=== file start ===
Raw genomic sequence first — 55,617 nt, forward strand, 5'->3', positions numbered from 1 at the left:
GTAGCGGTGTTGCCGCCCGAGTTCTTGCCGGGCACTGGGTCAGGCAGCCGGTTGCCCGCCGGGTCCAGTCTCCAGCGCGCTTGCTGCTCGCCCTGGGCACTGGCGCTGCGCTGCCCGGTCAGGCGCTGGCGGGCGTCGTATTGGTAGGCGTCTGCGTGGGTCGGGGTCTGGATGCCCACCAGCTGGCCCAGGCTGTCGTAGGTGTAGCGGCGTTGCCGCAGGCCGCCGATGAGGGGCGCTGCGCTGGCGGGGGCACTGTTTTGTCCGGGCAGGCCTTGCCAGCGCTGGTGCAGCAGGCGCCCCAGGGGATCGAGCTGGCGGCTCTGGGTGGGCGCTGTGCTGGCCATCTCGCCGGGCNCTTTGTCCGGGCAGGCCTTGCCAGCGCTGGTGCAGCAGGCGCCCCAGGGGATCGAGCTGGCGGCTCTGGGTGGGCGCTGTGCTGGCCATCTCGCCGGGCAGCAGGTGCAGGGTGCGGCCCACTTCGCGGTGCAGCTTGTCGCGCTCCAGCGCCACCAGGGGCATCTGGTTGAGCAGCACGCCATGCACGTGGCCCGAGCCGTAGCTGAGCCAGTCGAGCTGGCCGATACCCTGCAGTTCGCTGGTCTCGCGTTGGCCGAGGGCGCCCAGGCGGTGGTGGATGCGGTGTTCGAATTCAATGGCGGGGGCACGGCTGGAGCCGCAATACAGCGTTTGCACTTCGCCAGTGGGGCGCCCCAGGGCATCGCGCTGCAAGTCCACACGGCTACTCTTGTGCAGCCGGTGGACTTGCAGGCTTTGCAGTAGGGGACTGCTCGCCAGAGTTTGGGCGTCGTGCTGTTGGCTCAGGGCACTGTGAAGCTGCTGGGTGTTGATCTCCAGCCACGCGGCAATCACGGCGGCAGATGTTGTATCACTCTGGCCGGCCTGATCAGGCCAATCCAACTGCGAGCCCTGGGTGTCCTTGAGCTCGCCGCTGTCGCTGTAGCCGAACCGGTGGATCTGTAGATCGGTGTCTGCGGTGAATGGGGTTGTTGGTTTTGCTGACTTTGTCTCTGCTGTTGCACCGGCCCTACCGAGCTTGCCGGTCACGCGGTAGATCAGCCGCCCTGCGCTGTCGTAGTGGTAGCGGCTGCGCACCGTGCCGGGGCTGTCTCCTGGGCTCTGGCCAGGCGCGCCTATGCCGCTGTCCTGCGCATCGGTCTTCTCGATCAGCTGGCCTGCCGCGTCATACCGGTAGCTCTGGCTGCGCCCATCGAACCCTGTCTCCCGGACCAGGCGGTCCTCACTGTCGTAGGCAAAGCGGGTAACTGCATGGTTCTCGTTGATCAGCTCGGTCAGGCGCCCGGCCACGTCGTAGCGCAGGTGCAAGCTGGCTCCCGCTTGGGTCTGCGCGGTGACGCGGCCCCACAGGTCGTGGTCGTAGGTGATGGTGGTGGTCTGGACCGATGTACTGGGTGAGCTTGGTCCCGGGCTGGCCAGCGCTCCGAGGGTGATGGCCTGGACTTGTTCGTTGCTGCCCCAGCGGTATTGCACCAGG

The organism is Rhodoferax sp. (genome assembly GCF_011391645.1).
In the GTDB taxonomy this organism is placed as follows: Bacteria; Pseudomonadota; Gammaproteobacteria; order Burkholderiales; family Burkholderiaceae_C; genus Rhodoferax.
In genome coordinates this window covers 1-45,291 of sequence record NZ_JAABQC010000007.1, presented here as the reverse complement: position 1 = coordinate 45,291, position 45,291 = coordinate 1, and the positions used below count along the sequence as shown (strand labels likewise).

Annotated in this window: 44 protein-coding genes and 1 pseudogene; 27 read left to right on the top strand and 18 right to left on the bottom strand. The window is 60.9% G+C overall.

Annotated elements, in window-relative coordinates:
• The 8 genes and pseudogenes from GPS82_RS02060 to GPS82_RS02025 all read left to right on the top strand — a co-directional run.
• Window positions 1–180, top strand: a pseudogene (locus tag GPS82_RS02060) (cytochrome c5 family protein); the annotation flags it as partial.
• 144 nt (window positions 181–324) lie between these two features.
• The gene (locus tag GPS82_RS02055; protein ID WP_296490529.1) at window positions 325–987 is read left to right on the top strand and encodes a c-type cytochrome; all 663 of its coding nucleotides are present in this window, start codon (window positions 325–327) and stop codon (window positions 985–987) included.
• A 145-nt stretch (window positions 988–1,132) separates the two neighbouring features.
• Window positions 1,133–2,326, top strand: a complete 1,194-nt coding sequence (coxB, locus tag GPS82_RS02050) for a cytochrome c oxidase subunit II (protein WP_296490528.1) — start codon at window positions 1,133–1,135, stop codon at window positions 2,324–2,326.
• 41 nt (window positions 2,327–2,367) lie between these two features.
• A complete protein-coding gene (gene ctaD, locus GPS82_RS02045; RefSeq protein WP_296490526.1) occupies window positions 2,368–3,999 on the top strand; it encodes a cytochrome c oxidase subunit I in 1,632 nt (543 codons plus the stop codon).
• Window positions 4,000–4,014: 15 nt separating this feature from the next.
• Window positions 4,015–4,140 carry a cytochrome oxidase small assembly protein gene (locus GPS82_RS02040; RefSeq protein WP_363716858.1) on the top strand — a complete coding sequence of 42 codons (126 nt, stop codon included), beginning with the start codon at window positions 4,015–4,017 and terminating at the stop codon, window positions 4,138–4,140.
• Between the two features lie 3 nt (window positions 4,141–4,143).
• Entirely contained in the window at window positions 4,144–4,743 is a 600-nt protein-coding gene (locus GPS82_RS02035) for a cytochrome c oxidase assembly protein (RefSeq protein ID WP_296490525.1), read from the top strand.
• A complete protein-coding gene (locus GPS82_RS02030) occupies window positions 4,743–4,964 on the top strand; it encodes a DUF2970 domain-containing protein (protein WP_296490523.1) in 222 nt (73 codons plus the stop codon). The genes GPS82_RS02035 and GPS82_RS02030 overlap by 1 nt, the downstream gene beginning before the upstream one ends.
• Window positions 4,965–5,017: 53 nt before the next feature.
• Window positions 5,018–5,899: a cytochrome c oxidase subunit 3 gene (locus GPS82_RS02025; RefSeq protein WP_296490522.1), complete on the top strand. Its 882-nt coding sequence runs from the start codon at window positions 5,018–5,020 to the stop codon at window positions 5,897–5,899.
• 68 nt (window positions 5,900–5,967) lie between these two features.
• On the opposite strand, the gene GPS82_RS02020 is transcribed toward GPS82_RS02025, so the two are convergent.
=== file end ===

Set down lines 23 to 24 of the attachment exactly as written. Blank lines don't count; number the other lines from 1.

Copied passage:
• 68 nt (window positions 5,900–5,967) lie between these two features.
• On the opposite strand, the gene GPS82_RS02020 is transcribed toward GPS82_RS02025, so the two are convergent.